Vasculature of the Thorax
The superior vena cava is formed from the unification of the left and right brachiocephalic veins and
carries blood from the top half of the body and into the right atrium. Unlike most veins, the superior vena cava does not have any valves, and this is important to remember clinically when wanting to determine the pressure in the right atrium.
In addition to the superior vena cava, the vasculature of the thoraxalso includes the aorta. The aorta is the largest artery in the body and acts as a conduit for blood to supply the rest of the body via the systemic circulation. The aorta consists of 4 major parts: the ascending aorta, the aortic arch, the thoracic aorta and the abdominal aorta. The ascending aorta contains the left and right aortic sinuses, which is where the left and right coronary arteries will originate. The arch of the aorta contains 3 major branches: the brachiocephalic trunk, the left common carotid artery and the left subclavian artery. The thoracic aorta descends in the thoracic cavity and pierces the diaphragm where it will then continue as the abdominal aorta. There are many branches that arise from both the thoracic and abdominal aorta and are important for supplying local organs with oxygenated blood. When the abdominal aorta reaches the level of the L4 vertebra, it bifurcates into the right and left common iliac arteries which go on to supply the lower body.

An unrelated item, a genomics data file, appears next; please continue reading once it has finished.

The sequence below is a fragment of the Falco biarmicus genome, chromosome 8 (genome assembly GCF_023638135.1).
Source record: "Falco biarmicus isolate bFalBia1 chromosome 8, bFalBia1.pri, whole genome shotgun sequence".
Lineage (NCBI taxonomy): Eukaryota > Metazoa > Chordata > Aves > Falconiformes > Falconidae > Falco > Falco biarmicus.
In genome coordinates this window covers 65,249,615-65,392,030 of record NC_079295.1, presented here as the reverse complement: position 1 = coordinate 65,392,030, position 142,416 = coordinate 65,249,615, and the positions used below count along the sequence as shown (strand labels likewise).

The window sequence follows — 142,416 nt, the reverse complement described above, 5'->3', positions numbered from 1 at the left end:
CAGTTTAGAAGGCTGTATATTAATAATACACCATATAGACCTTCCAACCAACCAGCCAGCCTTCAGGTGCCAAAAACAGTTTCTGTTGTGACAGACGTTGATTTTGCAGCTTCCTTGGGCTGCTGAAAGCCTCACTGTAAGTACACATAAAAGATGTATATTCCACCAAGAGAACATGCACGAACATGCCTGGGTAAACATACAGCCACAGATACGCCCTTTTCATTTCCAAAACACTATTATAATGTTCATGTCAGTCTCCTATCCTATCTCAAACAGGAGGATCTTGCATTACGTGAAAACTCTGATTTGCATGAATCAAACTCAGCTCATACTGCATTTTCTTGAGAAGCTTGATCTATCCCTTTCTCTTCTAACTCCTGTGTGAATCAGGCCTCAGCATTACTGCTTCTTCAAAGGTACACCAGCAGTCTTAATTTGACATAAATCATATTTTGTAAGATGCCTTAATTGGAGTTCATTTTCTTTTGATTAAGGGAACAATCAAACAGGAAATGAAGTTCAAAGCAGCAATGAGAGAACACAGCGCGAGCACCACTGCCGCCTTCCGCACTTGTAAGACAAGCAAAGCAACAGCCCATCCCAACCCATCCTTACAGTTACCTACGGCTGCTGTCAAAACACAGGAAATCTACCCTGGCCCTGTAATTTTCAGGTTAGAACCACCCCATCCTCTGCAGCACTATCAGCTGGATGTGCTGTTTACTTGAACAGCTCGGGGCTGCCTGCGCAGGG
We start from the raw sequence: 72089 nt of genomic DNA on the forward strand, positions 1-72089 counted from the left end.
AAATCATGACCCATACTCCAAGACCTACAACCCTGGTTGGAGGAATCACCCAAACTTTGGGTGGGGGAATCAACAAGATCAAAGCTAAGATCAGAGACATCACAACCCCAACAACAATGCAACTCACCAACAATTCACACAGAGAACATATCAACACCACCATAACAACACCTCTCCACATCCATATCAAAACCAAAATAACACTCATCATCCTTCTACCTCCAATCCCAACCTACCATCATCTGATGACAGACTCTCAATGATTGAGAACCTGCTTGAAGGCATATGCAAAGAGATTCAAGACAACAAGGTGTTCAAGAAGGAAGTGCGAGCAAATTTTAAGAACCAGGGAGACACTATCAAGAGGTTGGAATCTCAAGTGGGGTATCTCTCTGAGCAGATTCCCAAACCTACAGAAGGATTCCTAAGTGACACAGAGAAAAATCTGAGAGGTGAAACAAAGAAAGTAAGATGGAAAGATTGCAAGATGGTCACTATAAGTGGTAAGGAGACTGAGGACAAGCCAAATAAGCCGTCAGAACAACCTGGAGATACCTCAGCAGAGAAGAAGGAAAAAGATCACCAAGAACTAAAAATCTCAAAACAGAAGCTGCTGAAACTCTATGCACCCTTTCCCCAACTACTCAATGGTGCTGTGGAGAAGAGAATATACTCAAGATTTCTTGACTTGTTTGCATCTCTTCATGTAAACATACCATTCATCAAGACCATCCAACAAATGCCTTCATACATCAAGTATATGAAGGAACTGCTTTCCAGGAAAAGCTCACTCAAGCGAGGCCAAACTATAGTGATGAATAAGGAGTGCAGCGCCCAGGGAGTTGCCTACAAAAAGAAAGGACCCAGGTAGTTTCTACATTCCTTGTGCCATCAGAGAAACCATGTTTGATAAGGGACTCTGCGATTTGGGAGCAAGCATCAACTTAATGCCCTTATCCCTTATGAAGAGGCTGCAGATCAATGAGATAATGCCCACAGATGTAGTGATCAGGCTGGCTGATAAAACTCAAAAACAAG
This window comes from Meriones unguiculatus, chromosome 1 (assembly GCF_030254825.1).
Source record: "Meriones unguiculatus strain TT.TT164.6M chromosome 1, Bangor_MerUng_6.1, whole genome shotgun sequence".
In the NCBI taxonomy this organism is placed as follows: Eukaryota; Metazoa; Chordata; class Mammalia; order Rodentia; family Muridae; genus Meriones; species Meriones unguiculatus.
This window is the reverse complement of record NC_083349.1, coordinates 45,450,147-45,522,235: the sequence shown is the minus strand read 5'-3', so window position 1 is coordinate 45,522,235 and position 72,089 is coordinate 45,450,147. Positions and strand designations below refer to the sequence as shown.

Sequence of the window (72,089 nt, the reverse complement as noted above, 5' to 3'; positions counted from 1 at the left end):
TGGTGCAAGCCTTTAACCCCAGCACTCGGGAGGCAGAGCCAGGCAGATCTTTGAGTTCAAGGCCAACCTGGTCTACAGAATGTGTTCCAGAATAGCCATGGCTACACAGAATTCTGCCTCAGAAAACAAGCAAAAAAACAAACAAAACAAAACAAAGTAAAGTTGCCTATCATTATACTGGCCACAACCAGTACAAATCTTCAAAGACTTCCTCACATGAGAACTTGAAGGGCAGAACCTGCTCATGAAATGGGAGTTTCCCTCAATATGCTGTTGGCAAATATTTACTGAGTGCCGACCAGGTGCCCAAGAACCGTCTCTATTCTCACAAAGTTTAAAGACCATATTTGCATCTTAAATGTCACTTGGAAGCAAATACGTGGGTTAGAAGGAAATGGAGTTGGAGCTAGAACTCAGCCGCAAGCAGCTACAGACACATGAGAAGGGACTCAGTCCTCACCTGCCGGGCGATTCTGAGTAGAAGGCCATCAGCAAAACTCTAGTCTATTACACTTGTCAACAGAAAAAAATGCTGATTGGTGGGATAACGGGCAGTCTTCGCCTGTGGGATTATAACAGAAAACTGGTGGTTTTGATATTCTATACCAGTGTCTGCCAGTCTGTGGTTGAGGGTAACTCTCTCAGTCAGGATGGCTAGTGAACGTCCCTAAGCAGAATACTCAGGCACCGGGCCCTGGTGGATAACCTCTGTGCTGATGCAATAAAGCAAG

In this section, learn more about the vasculature of the thorax– the superior vena cava and the aorta.